Pheno Forecasts

As the insect pest season comes to a close, we hope that the USA National Phenology Network's Pheno Forecasts have informed you about when pests were active in your area.

This year, we sent you email notifications approximately two weeks and again six days before the threshold was reached at your location for the life cycle stage of interest for each species you selected from our list.

We would greatly appreciate your feedback on our Pheno Forecasts. Please share your thoughts in this 3-question survey.
What did you report on insect pests this year?
In total, 32 observers tracked all 13 Pest Patrol species at 37 total sites this year through Nature's Notebook. You reported occurrences of eastern tent caterpillar, hemlock woolly adelgid, emerald ash borer, Asian longhorned beetle, apple maggot, and spotted lanternfly. In the next couple of months, we'll be analyzing how these observations lined up with our Pheno Forecasts, so stay tuned!

The map below shows the sites that have reported presence of one of the Pest Patrol species. The colors of the species across the top correspond to the color of the icons on the map. Darker colors represent sites with more records submitted.
You reported eastern tent caterpillar in Tennessee, Pennsylvania, Virginia, and Massachusetts. The proportion of "yes" rerecords for eastern tent caterpillars started increasing in mid-March, peaked in late April, then declined at the end of May.
You reported hemlock woolly adelgid in Massachusetts and New York. The proportion of "yes" records for HWA eggs started increasing in late February, and peaked from early April to mid-May. Active crawlers started increasing in late April and peaked in mid-June.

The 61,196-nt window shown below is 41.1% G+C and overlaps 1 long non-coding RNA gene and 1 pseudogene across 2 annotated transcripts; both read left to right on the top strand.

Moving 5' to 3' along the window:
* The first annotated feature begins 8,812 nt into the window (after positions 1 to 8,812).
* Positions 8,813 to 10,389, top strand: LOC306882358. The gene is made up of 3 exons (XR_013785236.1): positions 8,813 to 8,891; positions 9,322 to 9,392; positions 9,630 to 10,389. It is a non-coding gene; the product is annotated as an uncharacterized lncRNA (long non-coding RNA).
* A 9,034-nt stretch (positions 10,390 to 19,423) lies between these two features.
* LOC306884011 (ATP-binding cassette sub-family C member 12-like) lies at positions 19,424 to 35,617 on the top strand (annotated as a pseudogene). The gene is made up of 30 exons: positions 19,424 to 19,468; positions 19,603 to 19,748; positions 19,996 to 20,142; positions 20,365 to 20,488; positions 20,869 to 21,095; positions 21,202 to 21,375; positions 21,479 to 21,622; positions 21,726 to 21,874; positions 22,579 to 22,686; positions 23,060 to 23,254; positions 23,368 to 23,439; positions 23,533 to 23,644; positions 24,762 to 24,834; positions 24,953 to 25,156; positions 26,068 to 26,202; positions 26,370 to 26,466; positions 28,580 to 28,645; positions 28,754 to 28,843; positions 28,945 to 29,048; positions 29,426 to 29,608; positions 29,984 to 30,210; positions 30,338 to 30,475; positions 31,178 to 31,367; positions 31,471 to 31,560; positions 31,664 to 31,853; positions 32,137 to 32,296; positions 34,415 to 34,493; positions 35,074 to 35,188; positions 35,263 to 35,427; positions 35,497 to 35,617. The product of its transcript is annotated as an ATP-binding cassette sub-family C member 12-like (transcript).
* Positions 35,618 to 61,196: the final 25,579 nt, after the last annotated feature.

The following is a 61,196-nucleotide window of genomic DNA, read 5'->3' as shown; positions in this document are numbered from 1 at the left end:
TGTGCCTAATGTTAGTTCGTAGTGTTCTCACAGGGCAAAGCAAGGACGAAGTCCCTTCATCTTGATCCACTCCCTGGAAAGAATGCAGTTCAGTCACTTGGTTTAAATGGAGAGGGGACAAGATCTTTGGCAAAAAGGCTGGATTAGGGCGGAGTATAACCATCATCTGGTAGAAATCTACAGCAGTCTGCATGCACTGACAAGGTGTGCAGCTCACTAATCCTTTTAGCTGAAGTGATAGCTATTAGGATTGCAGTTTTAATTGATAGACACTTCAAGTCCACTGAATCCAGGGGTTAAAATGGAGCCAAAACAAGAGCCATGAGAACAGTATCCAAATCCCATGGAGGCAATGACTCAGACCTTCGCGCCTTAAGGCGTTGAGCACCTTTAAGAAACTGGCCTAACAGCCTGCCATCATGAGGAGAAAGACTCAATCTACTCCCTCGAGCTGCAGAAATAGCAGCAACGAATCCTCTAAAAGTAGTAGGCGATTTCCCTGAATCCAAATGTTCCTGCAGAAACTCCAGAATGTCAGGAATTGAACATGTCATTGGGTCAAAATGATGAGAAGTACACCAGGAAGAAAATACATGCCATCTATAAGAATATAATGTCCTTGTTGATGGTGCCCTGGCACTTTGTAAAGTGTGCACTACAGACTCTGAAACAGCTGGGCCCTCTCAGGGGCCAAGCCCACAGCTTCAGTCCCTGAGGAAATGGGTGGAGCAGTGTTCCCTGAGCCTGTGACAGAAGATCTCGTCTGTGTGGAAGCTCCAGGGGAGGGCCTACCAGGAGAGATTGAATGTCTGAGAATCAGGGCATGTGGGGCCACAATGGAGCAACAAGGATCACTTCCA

You reported apple maggot in Washington and Texas. The proportion of "yes" records started increasing in early July.
You reported spotted lanternfly in Pennsylvania. The proportion of "yes" records peaked in late June for nymphs and peaked in early August for adults.
We also received reports Asian longhorned beetle adults in Massachusetts on June 11 and emerald ash borer adults in Michigan on June 16 and July 6.

In our next message, we will take a look at how our Pheno Forecasts lined up to your reports of activity for these species. This analysis will shine light on how well the forecasts perform in areas that are outside of the locations where the published thresholds were developed. Your observations are making this important work possible!
Earn your Pest Patrol Badge!

Submit observations of pests six times in a year and you can earn the Pest Patrol badge featured at right.

How do we forecast activity of pests?
Insect pest forecasts are based on USA-NPN Accumulated Growing Degree Day (AGDD) map products and published GDD thresholds. References for the published thresholds used to generate the forecasts appear on the individual species pages linked from our Pheno Forecast page.
Kathy Gerst